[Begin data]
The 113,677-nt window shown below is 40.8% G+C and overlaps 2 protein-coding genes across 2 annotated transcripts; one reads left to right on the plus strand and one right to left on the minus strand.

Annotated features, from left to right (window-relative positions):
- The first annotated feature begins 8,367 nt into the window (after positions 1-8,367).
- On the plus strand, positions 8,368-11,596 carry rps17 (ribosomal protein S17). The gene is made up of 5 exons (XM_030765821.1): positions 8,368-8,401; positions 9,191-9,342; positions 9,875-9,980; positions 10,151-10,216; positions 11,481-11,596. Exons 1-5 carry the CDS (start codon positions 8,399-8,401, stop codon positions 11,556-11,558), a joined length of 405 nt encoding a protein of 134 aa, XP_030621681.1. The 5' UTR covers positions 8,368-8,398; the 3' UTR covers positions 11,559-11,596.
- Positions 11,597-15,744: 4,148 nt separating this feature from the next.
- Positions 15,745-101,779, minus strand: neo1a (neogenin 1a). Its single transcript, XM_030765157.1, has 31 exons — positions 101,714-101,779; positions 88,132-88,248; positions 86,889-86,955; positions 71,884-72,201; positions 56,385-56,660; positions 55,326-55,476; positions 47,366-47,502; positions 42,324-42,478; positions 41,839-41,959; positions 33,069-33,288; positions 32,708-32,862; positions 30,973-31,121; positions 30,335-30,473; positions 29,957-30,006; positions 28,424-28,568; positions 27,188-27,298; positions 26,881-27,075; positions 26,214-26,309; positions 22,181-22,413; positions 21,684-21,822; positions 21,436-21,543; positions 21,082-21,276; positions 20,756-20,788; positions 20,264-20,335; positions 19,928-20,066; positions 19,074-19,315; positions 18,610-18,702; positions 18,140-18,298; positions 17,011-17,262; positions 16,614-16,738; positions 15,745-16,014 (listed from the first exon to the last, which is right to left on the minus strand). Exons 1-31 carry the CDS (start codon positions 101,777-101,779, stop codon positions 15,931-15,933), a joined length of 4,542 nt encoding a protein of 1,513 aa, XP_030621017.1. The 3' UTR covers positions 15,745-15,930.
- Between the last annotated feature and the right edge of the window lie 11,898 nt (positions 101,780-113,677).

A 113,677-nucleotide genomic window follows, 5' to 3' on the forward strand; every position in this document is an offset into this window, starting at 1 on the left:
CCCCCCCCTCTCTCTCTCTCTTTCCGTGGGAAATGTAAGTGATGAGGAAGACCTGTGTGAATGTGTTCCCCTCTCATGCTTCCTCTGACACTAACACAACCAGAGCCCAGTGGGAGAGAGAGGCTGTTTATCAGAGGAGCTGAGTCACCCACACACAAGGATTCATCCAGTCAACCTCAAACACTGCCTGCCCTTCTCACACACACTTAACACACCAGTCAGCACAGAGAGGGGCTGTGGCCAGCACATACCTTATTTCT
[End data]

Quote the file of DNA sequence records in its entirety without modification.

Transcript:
The 113,677-nt window shown below is 40.8% G+C and overlaps 2 protein-coding genes across 2 annotated transcripts; one reads left to right on the plus strand and one right to left on the minus strand.

Annotated features, from left to right (window-relative positions):
- The first annotated feature begins 8,367 nt into the window (after positions 1-8,367).
- On the plus strand, positions 8,368-11,596 carry rps17 (ribosomal protein S17). The gene is made up of 5 exons (XM_030765821.1): positions 8,368-8,401; positions 9,191-9,342; positions 9,875-9,980; positions 10,151-10,216; positions 11,481-11,596. Exons 1-5 carry the CDS (start codon positions 8,399-8,401, stop codon positions 11,556-11,558), a joined length of 405 nt encoding a protein of 134 aa, XP_030621681.1. The 5' UTR covers positions 8,368-8,398; the 3' UTR covers positions 11,559-11,596.
- Positions 11,597-15,744: 4,148 nt separating this feature from the next.
- Positions 15,745-101,779, minus strand: neo1a (neogenin 1a). Its single transcript, XM_030765157.1, has 31 exons — positions 101,714-101,779; positions 88,132-88,248; positions 86,889-86,955; positions 71,884-72,201; positions 56,385-56,660; positions 55,326-55,476; positions 47,366-47,502; positions 42,324-42,478; positions 41,839-41,959; positions 33,069-33,288; positions 32,708-32,862; positions 30,973-31,121; positions 30,335-30,473; positions 29,957-30,006; positions 28,424-28,568; positions 27,188-27,298; positions 26,881-27,075; positions 26,214-26,309; positions 22,181-22,413; positions 21,684-21,822; positions 21,436-21,543; positions 21,082-21,276; positions 20,756-20,788; positions 20,264-20,335; positions 19,928-20,066; positions 19,074-19,315; positions 18,610-18,702; positions 18,140-18,298; positions 17,011-17,262; positions 16,614-16,738; positions 15,745-16,014 (listed from the first exon to the last, which is right to left on the minus strand). Exons 1-31 carry the CDS (start codon positions 101,777-101,779, stop codon positions 15,931-15,933), a joined length of 4,542 nt encoding a protein of 1,513 aa, XP_030621017.1. The 3' UTR covers positions 15,745-15,930.
- Between the last annotated feature and the right edge of the window lie 11,898 nt (positions 101,780-113,677).

A 113,677-nucleotide genomic window follows, 5' to 3' on the forward strand; every position in this document is an offset into this window, starting at 1 on the left:
CCCCCCCCTCTCTCTCTCTCTTTCCGTGGGAAATGTAAGTGATGAGGAAGACCTGTGTGAATGTGTTCCCCTCTCATGCTTCCTCTGACACTAACACAACCAGAGCCCAGTGGGAGAGAGAGGCTGTTTATCAGAGGAGCTGAGTCACCCACACACAAGGATTCATCCAGTCAACCTCAAACACTGCCTGCCCTTCTCACACACACTTAACACACCAGTCAGCACAGAGAGGGGCTGTGGCCAGCACATACCTTATTTCT